This post is really about exercise mistakes. One of the mistakes, of course, is to make your exercise boring. Watching nature, spotting interesting critters and plants, as well as the beautiful views around here make outdoor exercise a wonderful experience.

Other exercise mistakes include:

No exercise at all. Tell yourself that you only need 12 minutes a day of real exercise to make a difference. Walk up hill for 12 minutes, working hard enough to have to breathe more deeply than usual. At the end of 12 minutes, turn around and walk down hill, a little more easily. That adds a few minutes to your exercise, works slightly different muscles than you were using to go uphill, and it lets you cool down your muscles before you stop exercising.

Not enough exercise. If you are out of shape, it doesn't take much exercise to make a difference in your condition. As you get more fit, you need more exercise, at least 30 minutes a day of walking or biking vigorously.

Too much exercise. If you like to exercise, it's tempting to just keep doing it. However, if you over exercise, you are more likely to be injured. Which leads to the next mistake:

Lack of rest. Exercise challenges your muscles and bones, but they actually grow and change during rest. Be sure to rest enough after exercise to fully recover and allow your body time to adjust. Rest can include just laying off the heavy workout for a day or so, or it can include different activities such as swimming or meditating.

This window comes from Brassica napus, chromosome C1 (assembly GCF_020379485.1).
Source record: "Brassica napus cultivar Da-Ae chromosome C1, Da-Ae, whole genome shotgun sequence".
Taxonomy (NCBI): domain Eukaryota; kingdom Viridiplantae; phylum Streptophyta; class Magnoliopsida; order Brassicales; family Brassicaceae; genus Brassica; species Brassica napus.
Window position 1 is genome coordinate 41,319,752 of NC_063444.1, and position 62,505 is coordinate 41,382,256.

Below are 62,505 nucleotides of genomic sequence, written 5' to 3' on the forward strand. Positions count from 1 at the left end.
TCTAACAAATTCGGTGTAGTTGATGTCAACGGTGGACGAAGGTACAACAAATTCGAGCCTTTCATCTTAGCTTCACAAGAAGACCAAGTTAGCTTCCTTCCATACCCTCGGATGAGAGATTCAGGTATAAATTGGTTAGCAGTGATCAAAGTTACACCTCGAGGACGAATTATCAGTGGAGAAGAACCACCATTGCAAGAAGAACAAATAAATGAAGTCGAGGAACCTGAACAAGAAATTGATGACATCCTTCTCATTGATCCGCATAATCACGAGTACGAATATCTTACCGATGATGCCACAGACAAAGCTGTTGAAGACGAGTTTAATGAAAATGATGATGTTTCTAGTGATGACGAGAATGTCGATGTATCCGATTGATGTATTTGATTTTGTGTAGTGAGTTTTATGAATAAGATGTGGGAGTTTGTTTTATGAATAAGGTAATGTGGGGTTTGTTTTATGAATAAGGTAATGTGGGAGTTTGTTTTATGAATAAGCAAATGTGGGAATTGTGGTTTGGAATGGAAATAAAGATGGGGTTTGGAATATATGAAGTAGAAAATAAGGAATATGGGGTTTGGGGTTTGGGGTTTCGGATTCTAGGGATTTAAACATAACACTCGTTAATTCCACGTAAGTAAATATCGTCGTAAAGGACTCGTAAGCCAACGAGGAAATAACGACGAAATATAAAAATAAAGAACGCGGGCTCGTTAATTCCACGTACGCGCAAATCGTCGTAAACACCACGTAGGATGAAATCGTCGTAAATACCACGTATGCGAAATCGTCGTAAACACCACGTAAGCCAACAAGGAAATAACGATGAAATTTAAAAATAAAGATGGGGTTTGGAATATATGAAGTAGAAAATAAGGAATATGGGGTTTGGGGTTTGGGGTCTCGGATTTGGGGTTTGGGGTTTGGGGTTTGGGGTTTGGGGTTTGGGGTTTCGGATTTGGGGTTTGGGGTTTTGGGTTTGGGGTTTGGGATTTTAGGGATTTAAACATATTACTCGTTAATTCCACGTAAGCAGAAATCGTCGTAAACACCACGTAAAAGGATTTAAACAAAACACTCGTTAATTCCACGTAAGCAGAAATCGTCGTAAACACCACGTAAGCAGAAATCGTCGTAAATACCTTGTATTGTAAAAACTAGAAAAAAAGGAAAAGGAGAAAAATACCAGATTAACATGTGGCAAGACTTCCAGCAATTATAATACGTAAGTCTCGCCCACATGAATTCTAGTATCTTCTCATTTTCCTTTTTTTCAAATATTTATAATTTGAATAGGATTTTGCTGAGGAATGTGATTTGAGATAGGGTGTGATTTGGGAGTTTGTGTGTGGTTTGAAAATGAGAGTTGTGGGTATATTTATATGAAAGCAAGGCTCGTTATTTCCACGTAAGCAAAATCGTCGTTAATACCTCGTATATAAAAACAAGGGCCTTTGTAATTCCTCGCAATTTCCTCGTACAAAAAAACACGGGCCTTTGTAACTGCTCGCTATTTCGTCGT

No variety. Variety in your exercise makes it more interesting, of course, but it also challenges different muscle groups. If your exercise is a simple good long walk, vary the terrain so that you walk uphill and down, over easy terrain and over difficult terrain so that different muscles get worked. Then, at a different time, do your stretching to keep all your muscles balanced.

Never getting a massage.  Massage helps to iron out the tight muscles, reduce soreness, balance your muscles and improve the circulation of lymph, which stimulates your immune system. You know you need a massage! Contact us for more information about our massage services.